In the Kingdom of England, the Magnum Concilium, or Great Council, is an assembly that was historically convened at certain times of the year when church leaders and wealthy landowners were invited to discuss the affairs of the country with the king.
It was established in the reign of the Normans. In ancient times the king would call the Great Council and the King's Court (Curia Regis), semi-professional advisors who would stay behind until the work was done. The Great Council grew into the Parliament (concilium regis in parliamento) and, especially as it split into the House of Lords and House of Commons, thereby assumed the participation of the nobility.
According to The Oxford History of England, Henry VII summoned the Magnum Concilium half a dozen times in the last years of the fifteenth century, but thereafter it fell into disuse. In the autumn of 1640 Charles I summoned the first Magnum Concilium in generations, having dissolved the Short Parliament and suffered defeats in the Bishops' Wars against Scotland. The Concilium offered Charles a guaranteed loan of £200,000 sterling to pay the army and attempted unsuccessfully to negotiate with the Scots, but it declined to resume its ancient governing role, and urged Charles instead to summon a new Parliament. Since then the Concilium has not met.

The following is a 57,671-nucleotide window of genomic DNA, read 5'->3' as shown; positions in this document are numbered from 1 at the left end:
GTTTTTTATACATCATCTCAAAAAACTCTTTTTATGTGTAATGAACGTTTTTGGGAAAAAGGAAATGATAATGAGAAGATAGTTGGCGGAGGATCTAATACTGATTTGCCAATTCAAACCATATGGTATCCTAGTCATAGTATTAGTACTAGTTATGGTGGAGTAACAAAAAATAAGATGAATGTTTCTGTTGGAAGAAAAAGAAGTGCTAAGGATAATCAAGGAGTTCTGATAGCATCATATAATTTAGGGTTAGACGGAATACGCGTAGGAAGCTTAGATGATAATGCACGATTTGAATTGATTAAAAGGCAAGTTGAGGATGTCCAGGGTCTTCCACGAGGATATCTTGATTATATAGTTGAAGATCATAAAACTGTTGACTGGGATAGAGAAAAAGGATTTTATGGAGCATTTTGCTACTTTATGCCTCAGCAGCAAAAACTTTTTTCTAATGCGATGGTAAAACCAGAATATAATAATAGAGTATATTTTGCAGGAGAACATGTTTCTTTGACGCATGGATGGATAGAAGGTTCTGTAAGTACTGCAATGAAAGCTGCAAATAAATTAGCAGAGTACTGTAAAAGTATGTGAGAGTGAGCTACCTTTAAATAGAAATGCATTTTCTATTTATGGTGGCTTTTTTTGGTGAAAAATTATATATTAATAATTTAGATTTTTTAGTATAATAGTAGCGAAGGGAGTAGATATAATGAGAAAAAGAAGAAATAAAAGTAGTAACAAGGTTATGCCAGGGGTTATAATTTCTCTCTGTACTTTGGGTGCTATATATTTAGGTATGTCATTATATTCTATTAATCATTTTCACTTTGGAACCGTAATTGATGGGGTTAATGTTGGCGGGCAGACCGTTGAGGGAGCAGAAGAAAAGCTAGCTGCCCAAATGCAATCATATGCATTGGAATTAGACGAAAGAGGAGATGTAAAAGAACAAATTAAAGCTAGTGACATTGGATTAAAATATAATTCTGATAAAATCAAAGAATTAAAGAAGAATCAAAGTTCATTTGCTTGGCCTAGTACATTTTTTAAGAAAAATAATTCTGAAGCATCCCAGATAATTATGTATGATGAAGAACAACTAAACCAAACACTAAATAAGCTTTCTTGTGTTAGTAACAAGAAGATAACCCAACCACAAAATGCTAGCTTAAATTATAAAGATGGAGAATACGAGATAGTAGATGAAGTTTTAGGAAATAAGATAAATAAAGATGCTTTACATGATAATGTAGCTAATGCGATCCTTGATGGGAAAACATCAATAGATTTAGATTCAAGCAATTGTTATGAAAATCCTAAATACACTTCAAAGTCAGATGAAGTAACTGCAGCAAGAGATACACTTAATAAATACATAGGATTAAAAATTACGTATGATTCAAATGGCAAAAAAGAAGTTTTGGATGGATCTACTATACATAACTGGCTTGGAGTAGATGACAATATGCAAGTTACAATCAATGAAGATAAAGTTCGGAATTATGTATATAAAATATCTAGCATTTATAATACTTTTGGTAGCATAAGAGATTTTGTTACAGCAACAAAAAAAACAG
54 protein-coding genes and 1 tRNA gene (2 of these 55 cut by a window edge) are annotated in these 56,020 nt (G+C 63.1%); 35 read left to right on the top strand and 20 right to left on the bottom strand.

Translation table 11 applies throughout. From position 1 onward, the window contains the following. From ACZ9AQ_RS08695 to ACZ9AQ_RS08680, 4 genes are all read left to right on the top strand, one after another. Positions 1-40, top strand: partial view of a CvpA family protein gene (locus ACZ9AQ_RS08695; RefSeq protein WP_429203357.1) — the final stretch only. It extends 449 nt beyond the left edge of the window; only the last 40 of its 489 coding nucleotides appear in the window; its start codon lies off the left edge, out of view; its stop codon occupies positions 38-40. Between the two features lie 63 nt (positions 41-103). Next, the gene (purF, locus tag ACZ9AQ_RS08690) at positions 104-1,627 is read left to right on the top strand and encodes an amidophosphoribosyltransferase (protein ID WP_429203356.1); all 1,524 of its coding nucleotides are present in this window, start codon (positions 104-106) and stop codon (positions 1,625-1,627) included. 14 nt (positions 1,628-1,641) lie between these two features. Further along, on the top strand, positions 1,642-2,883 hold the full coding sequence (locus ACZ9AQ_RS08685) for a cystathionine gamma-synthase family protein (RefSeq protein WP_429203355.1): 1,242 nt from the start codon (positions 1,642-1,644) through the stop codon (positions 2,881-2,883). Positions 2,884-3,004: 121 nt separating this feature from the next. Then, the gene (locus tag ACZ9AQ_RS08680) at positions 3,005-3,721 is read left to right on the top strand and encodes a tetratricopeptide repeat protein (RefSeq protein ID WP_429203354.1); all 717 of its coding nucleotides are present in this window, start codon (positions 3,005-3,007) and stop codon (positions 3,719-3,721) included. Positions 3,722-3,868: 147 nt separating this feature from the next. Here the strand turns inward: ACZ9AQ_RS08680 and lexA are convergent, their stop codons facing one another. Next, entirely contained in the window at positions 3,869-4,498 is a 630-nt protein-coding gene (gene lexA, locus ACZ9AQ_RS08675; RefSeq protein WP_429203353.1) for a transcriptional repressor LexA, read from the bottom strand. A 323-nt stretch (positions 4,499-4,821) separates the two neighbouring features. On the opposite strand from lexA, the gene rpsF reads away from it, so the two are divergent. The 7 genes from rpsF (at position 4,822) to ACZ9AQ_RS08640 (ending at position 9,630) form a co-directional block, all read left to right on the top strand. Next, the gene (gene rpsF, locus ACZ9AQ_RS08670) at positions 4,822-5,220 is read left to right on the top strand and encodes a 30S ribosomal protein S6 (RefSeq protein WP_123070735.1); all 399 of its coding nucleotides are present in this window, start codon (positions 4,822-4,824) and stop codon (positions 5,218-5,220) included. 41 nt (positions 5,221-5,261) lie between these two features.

In 2008, Christopher Russell Bailey, 5th Baron Glanusk, suggested that the time had come for a recall of the Magnum Concilium, since hereditary peers had lost their right to sit in the House of Lords under the House of Lords Act 1999.
- Mackie, J. D. (1952). The Earlier Tudors 1485–1558. Oxford: Clarendon Press. p. 201.
- 2008 Newsletter Hereditary Peerage Association, April 1, 2008